Erik V. Olson ::: (view all by) ::: May 28, 2004, 09:21 AM:

(Deliberatly using a couple of trigger phrases, because I'm still pissed off.)

You know, folks, I normally don't say this. But I'm saying it now.

I told you so.

I caught a metric assload of flack, on this very weblog, for saying that I refused to read the NYT, in print or online, because I was tired of giving ad revenue to the neo-con's best weapon.

The so-called liberal New York Times, acting as the so called "Paper of Record" has done more to destroy this country than almost any other factor in the media. Until the NYT picked it up, Whitewater wasn't a story. Until the NYT picked it up, Iraq's WMDs weren't a story. Fox could rant all it wanted, but America didn't buy it until the Grey Lady said so.

Then, of course, it was Page One. Forever.

Why do you think the right-wingers keep attacking the paper? Because it's vitally important that you think of it as a liberal rag. Then, when the publish something that helps the right wing, they can solemly intone. "See, even the New York Times is running this story." And America goes "it must be news. I mean, if both Fox and the NYT are reporting it...."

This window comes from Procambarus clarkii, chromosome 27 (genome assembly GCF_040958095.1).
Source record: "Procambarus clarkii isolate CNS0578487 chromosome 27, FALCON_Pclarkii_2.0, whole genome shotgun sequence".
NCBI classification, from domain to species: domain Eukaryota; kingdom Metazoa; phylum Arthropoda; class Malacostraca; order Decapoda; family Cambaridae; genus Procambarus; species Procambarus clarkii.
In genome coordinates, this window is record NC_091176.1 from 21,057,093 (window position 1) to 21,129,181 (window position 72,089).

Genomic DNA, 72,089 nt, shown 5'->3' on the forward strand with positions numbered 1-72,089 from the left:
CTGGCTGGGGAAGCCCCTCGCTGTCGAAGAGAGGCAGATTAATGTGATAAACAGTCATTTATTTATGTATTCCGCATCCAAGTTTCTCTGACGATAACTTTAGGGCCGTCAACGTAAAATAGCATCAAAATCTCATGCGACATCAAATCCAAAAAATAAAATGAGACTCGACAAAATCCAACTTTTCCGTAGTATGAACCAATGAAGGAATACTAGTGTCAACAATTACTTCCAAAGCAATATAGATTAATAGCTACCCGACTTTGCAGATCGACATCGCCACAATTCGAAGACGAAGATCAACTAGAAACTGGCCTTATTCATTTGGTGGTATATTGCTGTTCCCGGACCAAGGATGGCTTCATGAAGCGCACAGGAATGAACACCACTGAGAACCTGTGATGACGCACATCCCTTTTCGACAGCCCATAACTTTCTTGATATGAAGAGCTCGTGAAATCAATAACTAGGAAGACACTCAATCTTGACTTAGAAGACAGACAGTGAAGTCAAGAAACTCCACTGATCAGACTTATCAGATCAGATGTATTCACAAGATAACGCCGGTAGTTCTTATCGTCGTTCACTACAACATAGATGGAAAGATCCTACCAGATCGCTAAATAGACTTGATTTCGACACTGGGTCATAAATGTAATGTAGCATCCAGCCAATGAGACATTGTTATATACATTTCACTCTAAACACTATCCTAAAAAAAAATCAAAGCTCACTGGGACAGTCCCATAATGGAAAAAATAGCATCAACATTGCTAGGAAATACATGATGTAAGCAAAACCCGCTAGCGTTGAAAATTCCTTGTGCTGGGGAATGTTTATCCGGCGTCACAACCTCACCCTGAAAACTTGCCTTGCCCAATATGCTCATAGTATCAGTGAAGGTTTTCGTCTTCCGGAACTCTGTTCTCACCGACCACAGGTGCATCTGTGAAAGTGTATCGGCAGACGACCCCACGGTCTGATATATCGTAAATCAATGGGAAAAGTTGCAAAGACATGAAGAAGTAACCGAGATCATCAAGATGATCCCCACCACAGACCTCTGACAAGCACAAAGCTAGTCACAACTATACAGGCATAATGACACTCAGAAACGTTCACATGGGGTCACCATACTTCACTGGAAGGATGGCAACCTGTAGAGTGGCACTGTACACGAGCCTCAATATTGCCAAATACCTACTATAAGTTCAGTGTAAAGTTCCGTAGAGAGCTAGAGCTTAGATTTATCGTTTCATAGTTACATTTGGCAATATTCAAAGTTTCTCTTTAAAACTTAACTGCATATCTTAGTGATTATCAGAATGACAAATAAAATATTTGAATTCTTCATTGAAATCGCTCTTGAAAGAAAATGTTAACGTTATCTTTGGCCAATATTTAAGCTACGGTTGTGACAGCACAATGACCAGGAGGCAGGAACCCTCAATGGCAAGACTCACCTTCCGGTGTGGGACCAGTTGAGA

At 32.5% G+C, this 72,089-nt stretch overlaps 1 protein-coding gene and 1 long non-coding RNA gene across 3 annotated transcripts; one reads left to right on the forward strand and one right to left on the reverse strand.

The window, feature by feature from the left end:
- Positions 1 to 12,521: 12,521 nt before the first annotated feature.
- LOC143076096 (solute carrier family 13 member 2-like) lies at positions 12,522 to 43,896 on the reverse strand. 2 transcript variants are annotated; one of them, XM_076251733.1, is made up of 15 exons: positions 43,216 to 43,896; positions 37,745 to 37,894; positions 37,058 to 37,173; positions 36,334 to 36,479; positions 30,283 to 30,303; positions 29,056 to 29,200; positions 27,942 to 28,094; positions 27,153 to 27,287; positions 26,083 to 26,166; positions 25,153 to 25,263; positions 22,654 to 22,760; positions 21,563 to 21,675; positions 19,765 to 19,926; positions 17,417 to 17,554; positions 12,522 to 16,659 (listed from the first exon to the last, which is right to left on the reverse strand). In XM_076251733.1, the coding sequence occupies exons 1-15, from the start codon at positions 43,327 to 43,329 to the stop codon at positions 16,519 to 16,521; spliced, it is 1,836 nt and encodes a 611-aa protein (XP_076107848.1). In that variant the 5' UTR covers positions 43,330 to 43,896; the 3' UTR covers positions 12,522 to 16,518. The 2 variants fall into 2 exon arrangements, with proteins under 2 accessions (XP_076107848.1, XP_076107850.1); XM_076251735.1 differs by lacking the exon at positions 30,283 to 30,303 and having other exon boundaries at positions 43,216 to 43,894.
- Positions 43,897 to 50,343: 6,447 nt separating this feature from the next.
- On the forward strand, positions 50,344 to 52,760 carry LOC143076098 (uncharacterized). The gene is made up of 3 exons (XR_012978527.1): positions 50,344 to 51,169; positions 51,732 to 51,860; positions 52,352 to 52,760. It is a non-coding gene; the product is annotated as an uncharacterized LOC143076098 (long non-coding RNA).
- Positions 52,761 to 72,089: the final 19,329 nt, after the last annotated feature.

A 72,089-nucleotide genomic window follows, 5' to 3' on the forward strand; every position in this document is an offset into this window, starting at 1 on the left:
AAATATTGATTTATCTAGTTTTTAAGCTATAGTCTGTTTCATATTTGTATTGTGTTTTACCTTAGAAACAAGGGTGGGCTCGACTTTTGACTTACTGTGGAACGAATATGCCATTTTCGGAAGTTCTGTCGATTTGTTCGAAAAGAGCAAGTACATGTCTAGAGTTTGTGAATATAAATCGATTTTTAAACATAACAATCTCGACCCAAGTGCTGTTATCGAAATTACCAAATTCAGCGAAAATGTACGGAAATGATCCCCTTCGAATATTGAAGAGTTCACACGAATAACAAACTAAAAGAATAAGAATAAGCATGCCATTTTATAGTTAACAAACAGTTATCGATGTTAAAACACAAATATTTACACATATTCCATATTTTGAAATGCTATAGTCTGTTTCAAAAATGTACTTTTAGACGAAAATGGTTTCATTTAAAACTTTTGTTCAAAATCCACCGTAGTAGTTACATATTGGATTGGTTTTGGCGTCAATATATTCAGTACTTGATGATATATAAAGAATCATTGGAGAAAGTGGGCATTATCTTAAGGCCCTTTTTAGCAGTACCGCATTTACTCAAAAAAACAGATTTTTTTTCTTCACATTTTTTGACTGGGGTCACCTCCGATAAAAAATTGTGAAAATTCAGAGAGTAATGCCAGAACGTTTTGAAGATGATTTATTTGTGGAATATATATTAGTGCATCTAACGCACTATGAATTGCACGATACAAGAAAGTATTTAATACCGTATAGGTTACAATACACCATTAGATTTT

I'm glad that people are waking up to this, and I only wish you'd done so about, oh, EIGHT FUCKING YEARS AGO.

mattH ::: (view all by) ::: May 28, 2004, 10:55 AM:

Assholes. Fucking assholes. All of them.

These lazy editors, in all of the papers, who do less fact-checking than my nine year old, uncritically regurgitating anything that comes out of the New York Times, articles that violate even the sorry excuse they consider "balanced journalism", they deserve every bit of blame for not doing their jobs and essentially feeding us administration propaganda. Tools.